Gallery 4: The Great Khmer Kings
The gallery focuses on King Jayavarman II, Yasovarman I, Soryavarman II and Jayavarman VII, those most responsible for Angkor’s greatest constructions. Figures of the kings and relics from the temples they commissioned abound.
Gallery 5: Angkor Wat
There’s a large film gallery inside this section of the museum. It features beautiful, panoramic images of the temple and explanations of how it was constructed. There are also many restored figures from the temple itself as well as post-Angkorian wooden statues used for worship at the temple until several hundred years ago.
Gallery 6: Angkor Thom
In addition to recovered artefacts from Angkor Thom, this gallery includes a history of and artefacts from the vast irrigation projects commissioned by the king who built Angkor Thom with his smiling face looking out from every tower: Jayavarman VII.
Gallery 7: Story From Stones
This room is one of the most interesting. It’s a collection of stone pallets with ancient Khmer and Sanskrit inscriptions. The writing on each slate is explained on placards below. The writing on them includes the declaration of the construction of a new hospital, lists of slave names, mediations of land disputes and adulations of kings and gods.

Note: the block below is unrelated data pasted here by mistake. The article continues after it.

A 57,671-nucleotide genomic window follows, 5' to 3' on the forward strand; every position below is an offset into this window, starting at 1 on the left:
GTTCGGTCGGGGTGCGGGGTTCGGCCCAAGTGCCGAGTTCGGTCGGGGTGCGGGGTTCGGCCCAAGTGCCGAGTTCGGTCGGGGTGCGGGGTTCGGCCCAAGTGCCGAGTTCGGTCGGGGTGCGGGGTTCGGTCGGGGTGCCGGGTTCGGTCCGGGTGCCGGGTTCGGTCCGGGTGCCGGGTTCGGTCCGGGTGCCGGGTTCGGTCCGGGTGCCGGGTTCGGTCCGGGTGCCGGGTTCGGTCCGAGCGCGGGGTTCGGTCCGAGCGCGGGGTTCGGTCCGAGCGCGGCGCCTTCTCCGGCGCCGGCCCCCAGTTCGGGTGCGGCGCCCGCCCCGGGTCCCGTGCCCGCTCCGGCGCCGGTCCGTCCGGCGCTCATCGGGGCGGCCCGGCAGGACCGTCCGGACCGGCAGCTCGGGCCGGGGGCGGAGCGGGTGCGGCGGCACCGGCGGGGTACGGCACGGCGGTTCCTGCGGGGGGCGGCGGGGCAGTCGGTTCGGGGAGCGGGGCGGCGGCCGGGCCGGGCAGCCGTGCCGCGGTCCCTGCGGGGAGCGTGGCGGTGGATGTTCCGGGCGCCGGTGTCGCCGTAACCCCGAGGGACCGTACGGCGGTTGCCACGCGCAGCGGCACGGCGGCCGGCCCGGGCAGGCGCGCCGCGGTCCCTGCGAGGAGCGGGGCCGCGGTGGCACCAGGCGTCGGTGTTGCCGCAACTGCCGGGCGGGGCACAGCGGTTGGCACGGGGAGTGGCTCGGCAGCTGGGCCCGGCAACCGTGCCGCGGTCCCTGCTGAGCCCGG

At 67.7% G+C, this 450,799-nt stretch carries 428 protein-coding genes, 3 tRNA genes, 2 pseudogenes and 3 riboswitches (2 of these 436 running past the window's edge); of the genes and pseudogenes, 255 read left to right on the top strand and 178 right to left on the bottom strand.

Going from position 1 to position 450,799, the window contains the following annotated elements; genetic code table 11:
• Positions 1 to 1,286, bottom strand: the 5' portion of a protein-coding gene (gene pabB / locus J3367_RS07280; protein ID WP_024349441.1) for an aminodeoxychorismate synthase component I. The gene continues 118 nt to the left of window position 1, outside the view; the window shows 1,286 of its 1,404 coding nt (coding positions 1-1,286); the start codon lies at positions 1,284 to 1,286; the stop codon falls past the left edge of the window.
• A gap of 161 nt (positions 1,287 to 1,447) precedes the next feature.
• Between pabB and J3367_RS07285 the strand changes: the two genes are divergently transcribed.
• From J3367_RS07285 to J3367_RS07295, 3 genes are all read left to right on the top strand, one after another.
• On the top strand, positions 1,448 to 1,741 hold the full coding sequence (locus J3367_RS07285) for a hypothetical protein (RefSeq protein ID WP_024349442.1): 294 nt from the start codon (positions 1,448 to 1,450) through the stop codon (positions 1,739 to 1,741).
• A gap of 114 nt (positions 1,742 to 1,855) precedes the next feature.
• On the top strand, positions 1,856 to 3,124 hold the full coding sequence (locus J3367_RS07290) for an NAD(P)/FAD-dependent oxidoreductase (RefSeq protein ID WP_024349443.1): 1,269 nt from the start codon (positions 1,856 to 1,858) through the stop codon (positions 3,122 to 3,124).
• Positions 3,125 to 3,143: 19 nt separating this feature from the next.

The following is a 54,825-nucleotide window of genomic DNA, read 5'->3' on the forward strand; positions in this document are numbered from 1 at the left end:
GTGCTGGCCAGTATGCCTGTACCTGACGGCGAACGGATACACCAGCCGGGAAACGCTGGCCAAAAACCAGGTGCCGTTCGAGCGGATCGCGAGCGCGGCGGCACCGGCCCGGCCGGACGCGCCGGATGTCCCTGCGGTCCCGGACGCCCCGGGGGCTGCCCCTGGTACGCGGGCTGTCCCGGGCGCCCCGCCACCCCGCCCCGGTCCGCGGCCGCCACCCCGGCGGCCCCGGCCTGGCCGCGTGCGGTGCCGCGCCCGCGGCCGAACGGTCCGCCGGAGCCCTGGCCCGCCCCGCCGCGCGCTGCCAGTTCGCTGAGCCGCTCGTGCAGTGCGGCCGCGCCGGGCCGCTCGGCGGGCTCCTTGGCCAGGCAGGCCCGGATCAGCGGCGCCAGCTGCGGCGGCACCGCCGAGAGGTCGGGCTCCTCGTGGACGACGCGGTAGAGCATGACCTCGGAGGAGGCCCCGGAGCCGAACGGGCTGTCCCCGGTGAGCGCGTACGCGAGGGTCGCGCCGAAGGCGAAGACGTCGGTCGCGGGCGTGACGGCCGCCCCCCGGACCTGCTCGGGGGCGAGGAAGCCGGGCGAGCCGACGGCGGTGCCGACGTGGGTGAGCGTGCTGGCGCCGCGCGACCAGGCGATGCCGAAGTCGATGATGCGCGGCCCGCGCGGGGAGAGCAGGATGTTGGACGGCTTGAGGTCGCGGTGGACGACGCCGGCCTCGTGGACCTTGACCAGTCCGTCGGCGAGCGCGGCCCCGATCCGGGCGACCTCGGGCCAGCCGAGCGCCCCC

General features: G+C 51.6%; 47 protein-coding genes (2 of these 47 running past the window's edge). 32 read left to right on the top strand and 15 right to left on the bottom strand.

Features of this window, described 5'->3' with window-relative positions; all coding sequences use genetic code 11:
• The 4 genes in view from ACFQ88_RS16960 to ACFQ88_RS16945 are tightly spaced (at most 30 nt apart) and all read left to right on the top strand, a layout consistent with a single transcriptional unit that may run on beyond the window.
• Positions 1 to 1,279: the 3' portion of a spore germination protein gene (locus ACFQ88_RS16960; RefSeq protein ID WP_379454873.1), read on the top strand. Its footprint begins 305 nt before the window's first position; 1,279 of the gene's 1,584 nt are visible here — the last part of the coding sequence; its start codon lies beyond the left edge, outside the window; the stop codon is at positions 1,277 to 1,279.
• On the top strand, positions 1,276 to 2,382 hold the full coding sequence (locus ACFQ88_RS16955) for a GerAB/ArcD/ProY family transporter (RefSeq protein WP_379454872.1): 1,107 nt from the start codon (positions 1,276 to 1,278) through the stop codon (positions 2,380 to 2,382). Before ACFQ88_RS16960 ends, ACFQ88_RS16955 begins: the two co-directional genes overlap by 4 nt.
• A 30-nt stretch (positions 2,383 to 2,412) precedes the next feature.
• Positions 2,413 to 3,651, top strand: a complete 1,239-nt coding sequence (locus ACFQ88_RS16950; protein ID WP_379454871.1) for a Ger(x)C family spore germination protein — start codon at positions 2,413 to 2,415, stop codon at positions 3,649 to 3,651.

Gallery 8: Ancient Costume
From Apsaras and kings to princesses and warriors, this room contains the busts and statues of distinct fashions and styles as they evolved throughout Angkor time. There’s also a collection of ancient jewellery and headdresses. It’s a clever segue to the final room — the gift shop — where upscale imitations of these fashions abound.
It’s $12 to enter the museum, plus another $3 if you want to bring in your camera and another $3 for an educational headset. Sadly, like ticketing and management of the Angkor park, the museum is owned and run by a private company, so little of your admission money goes to Cambodia or to temple restoration (though what the company paid for the concession might). Still, it’s perhaps better than these artefacts remaining in the hands of private collectors. A connected mall is still under construction but has a few open stores, including a Blue Pumpkin satellite, several souvenir shops and the sure sign of apocalypse.
Preah Khan Temple
Preah Khan temple is located 2 kilometers north-east of Angkor Thorn on the Grand Circuit. The temple was built in the second half of the 12th century in AD 1191 by King Jaya-varman VII, dedicating to his father Dharanindravarman. The Buddhist complex covers 56 hectares served as the nucleus of a group that includes Neak Pean and Ta Som, located 4 kilometers long Jayatataka Baray—the last of the great re¬servoirs to be built in Angkor.
The inscription indicates that Preah Khan was built on the battle site where King Jaya-varman VII finally defeated the Chams. In those days it was known as Nagarajayacri which mean the city of Preah Khan.